The Collected Letters, Volume 12


TC TO JOHN STERLING ; 19 September 1840; DOI: 10.1215/lt-18400919-TC-JOST-01; CL 12: 262-265


Chelsea, 19 Septr, 1840

Dear Sterling,

Here are half-a-dozen Prospectuses, which I beg of you to distribute, as you purpose, with all imaginable zeal.1 You shall have more, readily, on demand. It really seems to me that of our innumerable English evils there is no remediable worse one whatever than our condition as to Books in such a country as ours. Worse than Iceland, literally so! I met the new Bishop Thirlwall the other week; who warmly participated in my lamentations, and had engaged to himself (he said) that now in his new sphere he might perhaps succeed in helping to remedy such a state of things. It is positively shameful; worthier of Dahomey2 than of England. I, for one instance, have to bear this mournful testimony that I never in my whole life had, for one month, complete access to Books,—such access as I should have had in Germany, in France, anywhere in the civilized Earth except in England! Books are written by martyr-men, not for rich men alone but for all men. If we consider it, every human being has, by the nature of the case, a right to hear what other wise human beings have spoken to him. It is one of the Rights of Men; a very cruel injustice if you deny it to a man!

As to this “voluntary-principle” scheme of ours, I by no means expect that it will supply the deficiency: but it will do something towards that, it will begin doing it: a beginning must be made. An actual commencement of a Library, it seems, will get into existence this winter, and do what it can to wax towards completeness: the Clerk already counts 400 and odd; 500 once there, we start, with invocation of the gods!3 Help us, what is in you! Could I but persuade you to write a fiery essay on the subject, to kindle the whole Island about it, that were something.

You are a lucky man to see the work of your hands lie on paper, hopeful if not “satisfactory.” Let it lie till it cool; then, To it with the file and the rasp, and fancy yourself a very Smelfungus that preferred p[r]ose to verse! He that spareth the rasp hateth the Book.4

Thanks anew for your love of the poor Miscellanies. No man ever yet “said” braver words than you about such a thing. It stands in print against you. To me it is inexplicable, inextricable all that affair, now lying ten good years beneath me; the chief joy is that it is all over, off my hands, and may go its road,—godward or devilward, I have no charge of it more.5

My Reviewer, of whom you spoke, is not Macaulay, as was at first told me, but one Merivale whom I think you know about. He is a slightly impertinent man, with good Furnival's Inn faculty,6 with several Dictionaries and other succedanea about him,—small knowledge of God's Universe as yet, and small hope now of getting much. Three things struck me somewhat: first, the man's notion of Dumouriez' Campaign,—platitude absolue [absolute platitudes]: second, the idea that Robespierre had a religion in that Etre Supreme of his,—O Heaven, what then is Cant?—third, that the end of liberal government was not to remedy “Hunger” but to keep down the complaint of it; pigs must die, but their squealing shall be suppressed!7 Aus dem wird Nichts [From this nothing will come]. There is no heart of understanding in an intellect that can believe such things; a heart paralytic, dead as a pound of logwood! I was heartily glad to hear this heart was not Macaulay's; of whom I have still considerable hopes.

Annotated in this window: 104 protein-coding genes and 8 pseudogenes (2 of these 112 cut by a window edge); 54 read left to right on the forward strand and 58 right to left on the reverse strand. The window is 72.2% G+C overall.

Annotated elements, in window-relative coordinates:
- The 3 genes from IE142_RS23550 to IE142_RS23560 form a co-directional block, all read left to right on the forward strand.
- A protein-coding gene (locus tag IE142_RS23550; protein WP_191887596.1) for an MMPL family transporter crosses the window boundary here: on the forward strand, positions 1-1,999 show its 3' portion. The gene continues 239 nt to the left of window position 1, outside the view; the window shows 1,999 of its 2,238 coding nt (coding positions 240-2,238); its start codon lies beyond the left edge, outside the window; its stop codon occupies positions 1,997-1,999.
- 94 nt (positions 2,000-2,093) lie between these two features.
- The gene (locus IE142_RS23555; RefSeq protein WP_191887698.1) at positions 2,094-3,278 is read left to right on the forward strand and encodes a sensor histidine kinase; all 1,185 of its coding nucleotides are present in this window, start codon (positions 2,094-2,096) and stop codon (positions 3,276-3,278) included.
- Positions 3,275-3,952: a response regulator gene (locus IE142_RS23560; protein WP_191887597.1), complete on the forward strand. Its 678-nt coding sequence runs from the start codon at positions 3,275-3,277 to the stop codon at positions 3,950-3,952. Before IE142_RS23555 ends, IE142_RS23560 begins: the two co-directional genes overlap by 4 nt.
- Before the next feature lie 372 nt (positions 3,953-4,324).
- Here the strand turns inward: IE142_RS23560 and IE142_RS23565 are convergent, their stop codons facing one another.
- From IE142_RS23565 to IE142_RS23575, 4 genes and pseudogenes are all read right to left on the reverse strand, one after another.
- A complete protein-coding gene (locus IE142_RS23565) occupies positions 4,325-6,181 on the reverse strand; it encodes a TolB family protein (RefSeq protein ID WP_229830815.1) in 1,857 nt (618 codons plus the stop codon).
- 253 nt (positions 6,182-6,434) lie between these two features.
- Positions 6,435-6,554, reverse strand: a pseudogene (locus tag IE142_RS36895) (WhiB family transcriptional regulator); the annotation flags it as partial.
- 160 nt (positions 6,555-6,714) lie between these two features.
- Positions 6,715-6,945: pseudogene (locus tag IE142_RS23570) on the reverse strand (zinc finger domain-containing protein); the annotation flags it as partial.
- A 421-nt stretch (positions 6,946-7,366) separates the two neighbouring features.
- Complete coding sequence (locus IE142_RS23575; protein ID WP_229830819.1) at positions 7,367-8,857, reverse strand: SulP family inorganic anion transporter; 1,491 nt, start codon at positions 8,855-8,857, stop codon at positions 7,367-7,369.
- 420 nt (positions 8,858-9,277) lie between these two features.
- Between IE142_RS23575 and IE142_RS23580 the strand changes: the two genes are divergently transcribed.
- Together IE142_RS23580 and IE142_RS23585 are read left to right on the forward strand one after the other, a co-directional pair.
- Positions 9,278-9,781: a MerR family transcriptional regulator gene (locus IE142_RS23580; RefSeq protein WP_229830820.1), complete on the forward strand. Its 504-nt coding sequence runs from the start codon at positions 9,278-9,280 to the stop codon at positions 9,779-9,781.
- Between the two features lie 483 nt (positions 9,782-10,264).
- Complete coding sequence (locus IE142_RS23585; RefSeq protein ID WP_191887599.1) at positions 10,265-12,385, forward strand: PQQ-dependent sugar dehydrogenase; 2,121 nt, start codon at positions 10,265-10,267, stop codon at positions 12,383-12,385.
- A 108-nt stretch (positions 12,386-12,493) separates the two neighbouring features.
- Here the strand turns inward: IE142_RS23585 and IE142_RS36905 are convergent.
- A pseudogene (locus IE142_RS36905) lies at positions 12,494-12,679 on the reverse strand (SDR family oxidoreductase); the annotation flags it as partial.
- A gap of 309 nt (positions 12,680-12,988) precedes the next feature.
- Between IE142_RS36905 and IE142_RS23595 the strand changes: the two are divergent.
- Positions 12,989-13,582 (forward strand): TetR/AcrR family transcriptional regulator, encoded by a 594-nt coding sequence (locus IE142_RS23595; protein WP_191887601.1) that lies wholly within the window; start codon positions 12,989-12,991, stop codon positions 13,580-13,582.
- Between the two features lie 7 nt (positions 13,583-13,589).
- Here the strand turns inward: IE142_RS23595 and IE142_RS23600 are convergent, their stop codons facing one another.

My Lectures are written out, in a way; but I do not yet decide for printing them. They are not worth a rush to me;—in fact I had said the whole thing already, tho' the people did not seem to have understood it there.— I am reading Puritan Histories Scotch and English; thrice and four times in my life have I tried that before, with inconsiderable effect. Baxter's Life8 was the theme this day; not so unreadable as the most. A kindly, clear-hearted, clear-headed man; terribly dyspeptical too. It seems to me there is no great epoch known at all so buried under rubbish as this of Cromwell and his Puritans. I fancy I have got to see into Cromwell, for the first time very lately, as one [of] the greatest amorphous souls we ever had in this land. The stupidities and curses of the world lie heaped upon him these 200 years: let us consider that!

You say nothing about winter and your whereabout; we learn with pleasure that it is to be Falmouth not Italy. As for me when it came to the point of setting out, some two weeks ago, I decided on going nowhither; the preferable way I found of all ways would be to sit still,—tho' with many regrets. My daydream is always that I shall by and by get out of this inane hubbub altogether: a small cottage by the seashore, with Books, with Pen and Paper, with hills and a sky—Ach Gott! But the rule at present is, “hold your jaw, Dinnish [loud-talking] boy, and eat your pratees [potatoes] with it then!”

Adieu, dear Sterling; be a good boy, and love me. My Wife sends many salutations.

Yours ever /

T. Carlyle—